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Gregg Popovich is a basketball lifer.

He’s the NBA’s most experienced active head coach. Before that, he was the Spurs’ general manager. Before that, he was an NBA assistant. Before that, he was a college head coach and assistant. Before that, he was a college player. Before that, he was a youth player.

The San Antonio coach has seen everything.

Except the right quadriceps tendinopathy suffered by Kawhi Leonard, whom Popovich said more than a week would return “sooner rather than later.” Yet, Leonard still hasn’t played this season.

Popovich, via Michael C. Wright of ESPN:

“Never, never,” Popovich said when asked whether he has seen such a condition hampering one of his players. “What’s really strange is that [point guard] Tony [Parker] has the same injury, but even worse. They had to go operate on his quad tendon and put it back together or whatever they did to it. So to have two guys, that’s pretty incredible. I had never seen it before those guys.”

“I keep saying sooner rather than later,” Popovich said jokingly. “It’s kind of like being a politician. It’s all baloney, doesn’t mean anything.”

The 26-year-old Leonard is one of the NBA’s biggest on-court stars. He might be the league’s best defender, and he has built himself into an offensive force. The Spurs (11-7) have fared fine without him so far, but they’ll need him to accomplish their main goals – this year and beyond.

Hopefully, Leonard’s health is better than it sounds here, because Popovich’s answer sure isn’t encouraging.

Tim Hardaway Jr. calls fallen ref safe rather than defend shot (video)

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The Knicks went on a 28-0 run.

They earned the right to showboat late in their win over the Raptors last night.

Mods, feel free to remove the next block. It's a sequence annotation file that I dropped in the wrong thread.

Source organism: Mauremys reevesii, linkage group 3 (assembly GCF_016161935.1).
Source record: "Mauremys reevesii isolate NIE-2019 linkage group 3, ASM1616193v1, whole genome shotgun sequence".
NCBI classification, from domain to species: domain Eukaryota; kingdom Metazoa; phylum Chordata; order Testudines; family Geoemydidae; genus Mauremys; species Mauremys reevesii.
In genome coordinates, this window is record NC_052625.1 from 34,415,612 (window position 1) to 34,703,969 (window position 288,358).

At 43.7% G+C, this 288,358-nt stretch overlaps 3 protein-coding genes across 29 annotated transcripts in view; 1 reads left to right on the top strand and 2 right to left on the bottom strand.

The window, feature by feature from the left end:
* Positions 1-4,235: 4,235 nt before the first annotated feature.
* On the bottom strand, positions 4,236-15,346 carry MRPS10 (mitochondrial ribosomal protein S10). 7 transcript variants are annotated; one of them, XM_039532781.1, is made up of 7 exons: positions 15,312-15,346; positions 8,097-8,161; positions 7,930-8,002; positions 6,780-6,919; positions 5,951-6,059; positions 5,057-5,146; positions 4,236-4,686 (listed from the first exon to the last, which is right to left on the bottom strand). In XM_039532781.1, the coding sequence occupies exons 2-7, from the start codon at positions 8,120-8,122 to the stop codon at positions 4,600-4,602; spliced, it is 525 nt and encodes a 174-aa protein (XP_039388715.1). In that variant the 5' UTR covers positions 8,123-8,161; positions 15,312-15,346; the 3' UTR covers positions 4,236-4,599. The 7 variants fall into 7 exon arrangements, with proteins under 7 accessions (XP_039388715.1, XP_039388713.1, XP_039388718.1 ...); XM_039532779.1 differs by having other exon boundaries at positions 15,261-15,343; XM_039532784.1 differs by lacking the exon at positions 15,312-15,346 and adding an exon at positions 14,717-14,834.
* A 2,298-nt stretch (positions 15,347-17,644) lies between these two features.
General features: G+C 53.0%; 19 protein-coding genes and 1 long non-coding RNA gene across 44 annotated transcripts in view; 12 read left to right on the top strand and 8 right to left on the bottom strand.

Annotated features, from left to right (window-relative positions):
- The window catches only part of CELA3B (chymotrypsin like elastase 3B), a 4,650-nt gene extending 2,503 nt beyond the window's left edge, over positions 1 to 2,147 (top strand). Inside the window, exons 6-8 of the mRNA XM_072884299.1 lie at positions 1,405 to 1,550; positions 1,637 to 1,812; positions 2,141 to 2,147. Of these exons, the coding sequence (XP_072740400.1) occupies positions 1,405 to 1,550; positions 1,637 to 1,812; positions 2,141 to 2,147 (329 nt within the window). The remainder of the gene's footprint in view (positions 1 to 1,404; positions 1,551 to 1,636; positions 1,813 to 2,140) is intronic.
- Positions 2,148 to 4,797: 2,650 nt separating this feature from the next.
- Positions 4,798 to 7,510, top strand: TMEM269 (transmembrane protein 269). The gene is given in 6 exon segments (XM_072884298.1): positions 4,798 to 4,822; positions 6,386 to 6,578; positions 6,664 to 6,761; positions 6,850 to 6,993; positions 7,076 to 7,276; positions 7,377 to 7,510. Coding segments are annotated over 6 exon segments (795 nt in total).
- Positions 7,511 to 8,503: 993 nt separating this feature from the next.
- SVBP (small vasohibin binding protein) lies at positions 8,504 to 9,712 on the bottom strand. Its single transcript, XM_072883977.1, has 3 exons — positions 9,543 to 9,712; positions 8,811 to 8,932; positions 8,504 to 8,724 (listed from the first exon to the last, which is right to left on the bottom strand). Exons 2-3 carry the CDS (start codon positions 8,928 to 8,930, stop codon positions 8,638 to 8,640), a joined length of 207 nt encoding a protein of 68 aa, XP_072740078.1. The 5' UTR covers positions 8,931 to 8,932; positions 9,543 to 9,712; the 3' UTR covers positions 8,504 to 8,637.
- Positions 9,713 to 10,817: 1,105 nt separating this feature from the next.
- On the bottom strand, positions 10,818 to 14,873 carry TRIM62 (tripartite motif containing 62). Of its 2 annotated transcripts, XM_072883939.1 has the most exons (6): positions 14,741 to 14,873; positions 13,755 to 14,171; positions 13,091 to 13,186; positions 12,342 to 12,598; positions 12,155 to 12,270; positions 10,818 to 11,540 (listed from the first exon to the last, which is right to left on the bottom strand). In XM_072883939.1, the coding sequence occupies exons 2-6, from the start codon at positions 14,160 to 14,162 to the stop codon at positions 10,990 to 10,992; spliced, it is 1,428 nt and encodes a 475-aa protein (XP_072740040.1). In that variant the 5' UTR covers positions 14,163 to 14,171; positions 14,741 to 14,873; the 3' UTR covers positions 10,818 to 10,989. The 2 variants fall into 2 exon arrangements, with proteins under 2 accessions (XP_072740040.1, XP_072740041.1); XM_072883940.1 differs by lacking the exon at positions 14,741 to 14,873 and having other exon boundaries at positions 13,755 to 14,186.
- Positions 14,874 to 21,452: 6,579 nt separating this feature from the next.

Tim Hardaway Jr. called a ref, who slipped on the baseline, safe rather than contest Serge Ibaka‘s 3-pointer. Perfection!

Luc Mbah a Moute sets modern record at +57 in Rockets’ win over Nuggets

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Luc Mbah a Moute is a quietly good player.

He’s an effective and versatile defender. Offensively, he shoots 3-pointers well enough to score efficiently and spread the floor. Most of all, the 31-year-old just understands how to play and plays within himself. His teams tend to perform better when he’s on the floor.

That’s an understatement for Wednesday night.

In a 125-95 win, the Rockets outscored the Nuggets by a whopping 57 points in Mbah a Moute’s 26 minutes. That’s the best single-game plus-minus in the Basketball-Reference database, which dates back to the 2000-01 season. It tops Joe Smith’s +52 in a 2001 Timberwolves win over the Bulls, a 53-point game that also produced a +50 for Wally Szczerbiak and +48 for Terrell Brandon.

Mbah a Moute’s traditional stat line was impressive, though not overly so: 13 points on 5-of-5 shooting with four rebounds, four steals and an assist. He played well, contributing to winning in all the small ways he often does, and the Rockets happened to play excellently around him.

Now, Mbah a Moute tops the leaderboard in single-game plus-minus since 2000-01:

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Did Russell Westbrook get mad at Steven Adams for not taking potential triple-double-clinching shot? (video)

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Russell Westbrook chases triple-doubles.

That hardly makes him unique. He’s just close enough to the feat more often than other players, so he chases them more often.

But he still chases them.

Late in the Thunder’s 108-91 win over the Warriors last night, Westbrook was heading toward his final line of 34 points, 10 rebounds and nine assists. His teammates shot off his passes on three of Oklahoma City’s final four possessions before he took a seat (including one assist). The exception came when he passed to Steven Adams, who passed rather than shoot – clearly upsetting Westbrook.

Was Westbrook mad because he missed his chance at a triple-double? Maybe.

Was Westbrook mad because Adams passed as the shot clock neared expiration? Maybe.

It could be both!

Watch Kevin Durant and Stephen Curry on Golden State’s bench. They clearly found something funny.